274344 Effectiveness of a Safe Routes to School Program in preventing school-age pedestrian injury

Sunday, October 28, 2012

Charles DiMaggio, PhD, MPH, PA-C , Department of Anesthesiology, College of Physicians and Surgeons, Columbia University, New York, NY
Guohua Li , Departments of Anesthesiology and Epidemiology, Columbia University, New York, NY
In 2005 the US Congress allocated $612 million for a national Safe Routes to School (SRTS) program to encourage walking and bicycling to schools. We analyzed pedestrian crash data in New York City to determine if SRTS interventions were associated with decreased pediatric pedestrian injury risk.

Using geocoded crash data for 168,806 pedestrian injuries in New York City between 2001 to 2010, we calculated annual pedestrian injury rates for children aged 5 to 19 years old. We compared between census tracts with and without SRTS interventions in the pre and post intervention period during school-travel hours (7AM to 9AM or 2PM to 4PM, Monday to Friday excluding July and August). We further assessed the effectiveness of the SRTS program through Poisson regression modeling of injury counts.

In census tracts with SRTS interventions the annual rate of school-age pedestrian injuries during school-travel hours decreased 44\% (95% CI 17%, 65%) from 8.0 injuries per 10,000 to 4.4 injuries per 10,000 . Iin those census tracts without SRTS interventions there was no change in the rate of school-age pedestrian injury during school travel hours (0% 95% CI -0.8%, 0.8%). In a Poisson regression analysis the estimate for an interaction effect between the post-intervention time period with SRTS interventions indicated a lowered risk of school-hour pedestrian injuries (exponentiated coefficient = 0.60 95% CI 0.25, 1.43).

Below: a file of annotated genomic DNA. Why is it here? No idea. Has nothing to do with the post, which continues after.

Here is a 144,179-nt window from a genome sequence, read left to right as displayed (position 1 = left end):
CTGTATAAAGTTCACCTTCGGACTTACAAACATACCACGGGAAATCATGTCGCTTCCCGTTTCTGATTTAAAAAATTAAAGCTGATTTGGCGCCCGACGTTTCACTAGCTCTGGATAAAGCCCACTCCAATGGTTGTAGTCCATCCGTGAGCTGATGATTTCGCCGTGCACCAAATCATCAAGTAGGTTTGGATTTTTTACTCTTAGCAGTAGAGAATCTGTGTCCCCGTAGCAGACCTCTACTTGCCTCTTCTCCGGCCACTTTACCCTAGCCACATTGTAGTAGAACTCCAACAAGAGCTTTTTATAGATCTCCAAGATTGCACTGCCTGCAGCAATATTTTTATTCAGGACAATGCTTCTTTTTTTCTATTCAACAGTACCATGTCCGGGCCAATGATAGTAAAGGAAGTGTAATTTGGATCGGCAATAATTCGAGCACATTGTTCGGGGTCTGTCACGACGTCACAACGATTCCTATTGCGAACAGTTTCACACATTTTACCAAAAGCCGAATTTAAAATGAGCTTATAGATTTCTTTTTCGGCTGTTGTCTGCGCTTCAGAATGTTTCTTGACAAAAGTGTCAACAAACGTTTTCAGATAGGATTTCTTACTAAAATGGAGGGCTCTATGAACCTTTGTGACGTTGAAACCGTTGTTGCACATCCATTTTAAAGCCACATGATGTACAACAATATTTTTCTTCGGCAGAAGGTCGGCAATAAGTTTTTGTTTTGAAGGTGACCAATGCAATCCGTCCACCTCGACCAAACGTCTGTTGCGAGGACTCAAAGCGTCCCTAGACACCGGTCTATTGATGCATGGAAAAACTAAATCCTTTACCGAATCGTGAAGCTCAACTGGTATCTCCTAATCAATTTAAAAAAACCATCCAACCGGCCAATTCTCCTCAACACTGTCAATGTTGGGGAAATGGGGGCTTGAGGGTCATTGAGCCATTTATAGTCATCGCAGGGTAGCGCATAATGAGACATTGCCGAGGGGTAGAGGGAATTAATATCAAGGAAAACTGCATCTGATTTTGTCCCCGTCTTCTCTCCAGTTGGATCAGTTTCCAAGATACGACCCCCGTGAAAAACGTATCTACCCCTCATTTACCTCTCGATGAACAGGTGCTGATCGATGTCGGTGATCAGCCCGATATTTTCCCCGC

The SRTS program in New York City has contributed to a marked reduction in pedestrian injury in school-aged children. This program should be expanded to cover all schools.

Learning Areas:
Public health or related public policy
Public health or related research

Learning Objectives:
Describe the Safe Routes to School Program (SRTS). Discuss the effectiveness of SRTS in preventing pediatric pedestrian injury.

Keywords: Injury Control, Children

Presenting author's disclosure statement:

Qualified on the content I am responsible for because: I have been the principal or co-principal of multiple federally funded grants focusing on the epidemiology of pediatric pedestrian injury; I am the principal investigator of the CDC-funded research project on which the presentation is based; I am the author of the research report on which the presentation is based.
Any relevant financial relationships? No

I agree to comply with the American Public Health Association Conflict of Interest and Commercial Support Guidelines, and to disclose to the participants any off-label or experimental uses of a commercial product or service discussed in my presentation.

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